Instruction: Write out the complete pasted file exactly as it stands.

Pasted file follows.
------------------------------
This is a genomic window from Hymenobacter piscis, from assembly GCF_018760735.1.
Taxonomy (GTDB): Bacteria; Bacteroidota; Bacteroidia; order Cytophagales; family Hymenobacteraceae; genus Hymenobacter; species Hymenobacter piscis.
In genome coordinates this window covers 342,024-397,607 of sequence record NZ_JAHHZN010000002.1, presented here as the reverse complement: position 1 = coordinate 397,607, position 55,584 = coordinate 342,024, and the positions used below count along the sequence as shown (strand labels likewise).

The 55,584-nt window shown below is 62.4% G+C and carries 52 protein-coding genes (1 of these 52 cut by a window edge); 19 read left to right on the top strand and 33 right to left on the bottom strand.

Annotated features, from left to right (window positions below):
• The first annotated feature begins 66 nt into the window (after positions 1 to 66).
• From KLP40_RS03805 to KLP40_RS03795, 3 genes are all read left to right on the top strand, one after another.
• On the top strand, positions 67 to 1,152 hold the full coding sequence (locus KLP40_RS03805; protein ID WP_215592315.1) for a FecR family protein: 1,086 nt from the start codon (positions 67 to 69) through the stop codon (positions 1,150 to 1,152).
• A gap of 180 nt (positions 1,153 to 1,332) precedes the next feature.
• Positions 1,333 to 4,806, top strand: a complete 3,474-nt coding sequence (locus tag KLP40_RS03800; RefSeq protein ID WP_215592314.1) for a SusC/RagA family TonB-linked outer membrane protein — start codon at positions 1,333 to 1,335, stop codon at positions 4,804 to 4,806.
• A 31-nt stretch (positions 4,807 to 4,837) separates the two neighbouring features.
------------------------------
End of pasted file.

This is a genomic window from Hymenobacter piscis, from assembly GCF_018760735.1.
Taxonomy (GTDB): Bacteria; Bacteroidota; Bacteroidia; order Cytophagales; family Hymenobacteraceae; genus Hymenobacter; species Hymenobacter piscis.
In genome coordinates this window covers 342,024-397,607 of sequence record NZ_JAHHZN010000002.1, presented here as the reverse complement: position 1 = coordinate 397,607, position 55,584 = coordinate 342,024, and the positions used below count along the sequence as shown (strand labels likewise).

The 55,584-nt window shown below is 62.4% G+C and carries 52 protein-coding genes (1 of these 52 cut by a window edge); 19 read left to right on the top strand and 33 right to left on the bottom strand.

Annotated features, from left to right (window positions below):
• The first annotated feature begins 66 nt into the window (after positions 1 to 66).
• From KLP40_RS03805 to KLP40_RS03795, 3 genes are all read left to right on the top strand, one after another.
• On the top strand, positions 67 to 1,152 hold the full coding sequence (locus KLP40_RS03805; protein ID WP_215592315.1) for a FecR family protein: 1,086 nt from the start codon (positions 67 to 69) through the stop codon (positions 1,150 to 1,152).
• A gap of 180 nt (positions 1,153 to 1,332) precedes the next feature.
• Positions 1,333 to 4,806, top strand: a complete 3,474-nt coding sequence (locus tag KLP40_RS03800; RefSeq protein ID WP_215592314.1) for a SusC/RagA family TonB-linked outer membrane protein — start codon at positions 1,333 to 1,335, stop codon at positions 4,804 to 4,806.
• A 31-nt stretch (positions 4,807 to 4,837) separates the two neighbouring features.